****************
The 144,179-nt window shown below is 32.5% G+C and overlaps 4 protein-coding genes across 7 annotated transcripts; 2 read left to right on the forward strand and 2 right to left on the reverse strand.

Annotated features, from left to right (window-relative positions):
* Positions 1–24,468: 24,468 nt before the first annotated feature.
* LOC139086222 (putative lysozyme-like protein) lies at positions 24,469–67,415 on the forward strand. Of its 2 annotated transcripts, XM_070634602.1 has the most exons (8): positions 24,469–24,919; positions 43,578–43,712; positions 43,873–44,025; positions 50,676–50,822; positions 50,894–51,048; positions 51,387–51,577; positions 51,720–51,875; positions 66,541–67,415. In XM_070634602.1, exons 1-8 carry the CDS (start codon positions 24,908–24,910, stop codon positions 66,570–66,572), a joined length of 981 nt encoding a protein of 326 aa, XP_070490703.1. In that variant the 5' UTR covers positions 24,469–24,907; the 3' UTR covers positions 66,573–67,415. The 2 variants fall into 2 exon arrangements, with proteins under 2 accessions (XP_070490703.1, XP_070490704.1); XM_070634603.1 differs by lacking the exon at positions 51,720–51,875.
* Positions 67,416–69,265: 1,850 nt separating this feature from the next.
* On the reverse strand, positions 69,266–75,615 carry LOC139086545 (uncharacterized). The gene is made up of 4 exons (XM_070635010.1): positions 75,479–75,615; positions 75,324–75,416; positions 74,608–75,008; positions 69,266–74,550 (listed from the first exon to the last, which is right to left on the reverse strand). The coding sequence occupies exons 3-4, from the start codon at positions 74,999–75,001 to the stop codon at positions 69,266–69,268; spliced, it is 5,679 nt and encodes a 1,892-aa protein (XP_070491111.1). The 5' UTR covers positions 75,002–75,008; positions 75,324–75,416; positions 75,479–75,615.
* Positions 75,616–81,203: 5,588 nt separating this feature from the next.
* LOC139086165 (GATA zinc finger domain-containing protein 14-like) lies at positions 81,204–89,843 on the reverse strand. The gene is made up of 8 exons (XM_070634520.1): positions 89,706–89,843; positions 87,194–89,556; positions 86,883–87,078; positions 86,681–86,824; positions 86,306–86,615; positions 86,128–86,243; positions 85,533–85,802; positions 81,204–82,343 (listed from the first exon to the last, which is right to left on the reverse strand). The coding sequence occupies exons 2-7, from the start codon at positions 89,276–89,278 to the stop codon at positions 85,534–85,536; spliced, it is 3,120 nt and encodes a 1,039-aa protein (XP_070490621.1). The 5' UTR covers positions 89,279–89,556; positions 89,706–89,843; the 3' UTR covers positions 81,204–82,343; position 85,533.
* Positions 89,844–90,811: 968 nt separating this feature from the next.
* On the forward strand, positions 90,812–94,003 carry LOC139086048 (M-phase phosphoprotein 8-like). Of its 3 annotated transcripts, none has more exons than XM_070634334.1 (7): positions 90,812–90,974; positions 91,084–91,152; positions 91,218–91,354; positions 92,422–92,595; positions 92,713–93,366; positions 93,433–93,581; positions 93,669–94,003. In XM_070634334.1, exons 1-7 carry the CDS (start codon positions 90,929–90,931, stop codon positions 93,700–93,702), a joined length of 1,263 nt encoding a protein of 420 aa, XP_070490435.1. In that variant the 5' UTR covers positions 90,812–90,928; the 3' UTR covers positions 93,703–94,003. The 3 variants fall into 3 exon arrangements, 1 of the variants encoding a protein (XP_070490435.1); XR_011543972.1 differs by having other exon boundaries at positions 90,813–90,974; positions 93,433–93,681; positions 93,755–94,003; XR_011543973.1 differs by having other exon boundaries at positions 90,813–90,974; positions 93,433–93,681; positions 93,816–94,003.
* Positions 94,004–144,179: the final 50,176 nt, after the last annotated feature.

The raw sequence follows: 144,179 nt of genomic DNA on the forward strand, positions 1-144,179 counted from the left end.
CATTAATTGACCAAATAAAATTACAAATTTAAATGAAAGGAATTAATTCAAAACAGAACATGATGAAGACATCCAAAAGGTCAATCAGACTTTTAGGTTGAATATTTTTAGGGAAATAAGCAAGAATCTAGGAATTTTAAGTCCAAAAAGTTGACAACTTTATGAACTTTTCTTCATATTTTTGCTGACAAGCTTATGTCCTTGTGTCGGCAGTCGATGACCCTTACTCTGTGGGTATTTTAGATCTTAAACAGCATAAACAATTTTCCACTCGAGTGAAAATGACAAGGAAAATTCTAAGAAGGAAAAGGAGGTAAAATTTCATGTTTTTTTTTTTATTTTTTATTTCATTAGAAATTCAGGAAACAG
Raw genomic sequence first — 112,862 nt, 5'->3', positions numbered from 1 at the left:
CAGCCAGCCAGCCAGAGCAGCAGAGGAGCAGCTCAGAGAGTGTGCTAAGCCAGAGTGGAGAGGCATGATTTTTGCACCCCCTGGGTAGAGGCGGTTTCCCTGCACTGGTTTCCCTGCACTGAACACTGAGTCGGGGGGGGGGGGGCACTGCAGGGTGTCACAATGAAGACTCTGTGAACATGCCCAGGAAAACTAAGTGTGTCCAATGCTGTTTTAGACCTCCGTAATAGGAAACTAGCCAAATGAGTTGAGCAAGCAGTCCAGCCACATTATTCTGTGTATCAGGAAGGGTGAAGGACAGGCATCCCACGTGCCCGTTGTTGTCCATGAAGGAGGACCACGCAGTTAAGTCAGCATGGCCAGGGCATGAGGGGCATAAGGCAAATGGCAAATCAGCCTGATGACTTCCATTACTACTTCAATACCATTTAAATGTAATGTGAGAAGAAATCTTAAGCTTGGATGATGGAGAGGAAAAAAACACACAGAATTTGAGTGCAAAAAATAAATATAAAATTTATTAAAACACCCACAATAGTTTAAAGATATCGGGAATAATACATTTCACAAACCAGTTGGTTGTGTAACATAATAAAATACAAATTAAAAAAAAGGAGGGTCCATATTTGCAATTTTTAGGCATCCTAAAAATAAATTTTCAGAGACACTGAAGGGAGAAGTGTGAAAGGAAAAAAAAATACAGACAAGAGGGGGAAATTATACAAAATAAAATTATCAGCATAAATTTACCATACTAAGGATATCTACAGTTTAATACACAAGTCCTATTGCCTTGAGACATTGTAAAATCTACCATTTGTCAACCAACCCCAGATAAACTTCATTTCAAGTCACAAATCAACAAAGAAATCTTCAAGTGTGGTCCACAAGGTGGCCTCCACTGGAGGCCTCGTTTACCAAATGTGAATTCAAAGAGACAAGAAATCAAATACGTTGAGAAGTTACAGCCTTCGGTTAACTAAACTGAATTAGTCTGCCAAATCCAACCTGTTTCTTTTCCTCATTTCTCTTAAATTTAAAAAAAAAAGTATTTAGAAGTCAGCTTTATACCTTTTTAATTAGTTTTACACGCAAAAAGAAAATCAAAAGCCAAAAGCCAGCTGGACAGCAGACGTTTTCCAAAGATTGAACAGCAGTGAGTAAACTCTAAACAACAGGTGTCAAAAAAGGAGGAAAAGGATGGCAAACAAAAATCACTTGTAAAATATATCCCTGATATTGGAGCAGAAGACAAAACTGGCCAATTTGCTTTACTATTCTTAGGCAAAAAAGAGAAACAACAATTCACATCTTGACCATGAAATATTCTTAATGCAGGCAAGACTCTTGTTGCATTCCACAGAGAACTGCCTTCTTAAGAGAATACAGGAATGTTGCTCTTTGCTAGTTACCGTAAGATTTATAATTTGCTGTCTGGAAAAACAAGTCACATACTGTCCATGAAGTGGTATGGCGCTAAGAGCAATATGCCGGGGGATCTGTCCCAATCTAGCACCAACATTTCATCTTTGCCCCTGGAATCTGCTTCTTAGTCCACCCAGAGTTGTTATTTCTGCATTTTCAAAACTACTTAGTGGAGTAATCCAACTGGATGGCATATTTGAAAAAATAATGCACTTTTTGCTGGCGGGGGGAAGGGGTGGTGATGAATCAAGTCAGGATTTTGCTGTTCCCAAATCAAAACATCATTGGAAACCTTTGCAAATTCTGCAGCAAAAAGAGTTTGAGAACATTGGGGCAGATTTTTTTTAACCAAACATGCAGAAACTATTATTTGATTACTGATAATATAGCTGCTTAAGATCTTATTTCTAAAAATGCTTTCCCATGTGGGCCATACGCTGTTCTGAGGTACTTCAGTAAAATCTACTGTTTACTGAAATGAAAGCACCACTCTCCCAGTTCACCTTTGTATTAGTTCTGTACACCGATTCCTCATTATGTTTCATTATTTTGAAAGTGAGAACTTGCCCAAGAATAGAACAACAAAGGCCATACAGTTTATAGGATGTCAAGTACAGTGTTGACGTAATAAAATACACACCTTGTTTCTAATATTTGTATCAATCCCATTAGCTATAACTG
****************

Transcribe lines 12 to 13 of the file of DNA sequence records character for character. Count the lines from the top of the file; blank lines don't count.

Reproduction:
The raw sequence follows: 144,179 nt of genomic DNA on the forward strand, positions 1-144,179 counted from the left end.
CATTAATTGACCAAATAAAATTACAAATTTAAATGAAAGGAATTAATTCAAAACAGAACATGATGAAGACATCCAAAAGGTCAATCAGACTTTTAGGTTGAATATTTTTAGGGAAATAAGCAAGAATCTAGGAATTTTAAGTCCAAAAAGTTGACAACTTTATGAACTTTTCTTCATATTTTTGCTGACAAGCTTATGTCCTTGTGTCGGCAGTCGATGACCCTTACTCTGTGGGTATTTTAGATCTTAAACAGCATAAACAATTTTCCACTCGAGTGAAAATGACAAGGAAAATTCTAAGAAGGAAAAGGAGGTAAAATTTCATGTTTTTTTTTTTATTTTTTATTTCATTAGAAATTCAGGAAACAG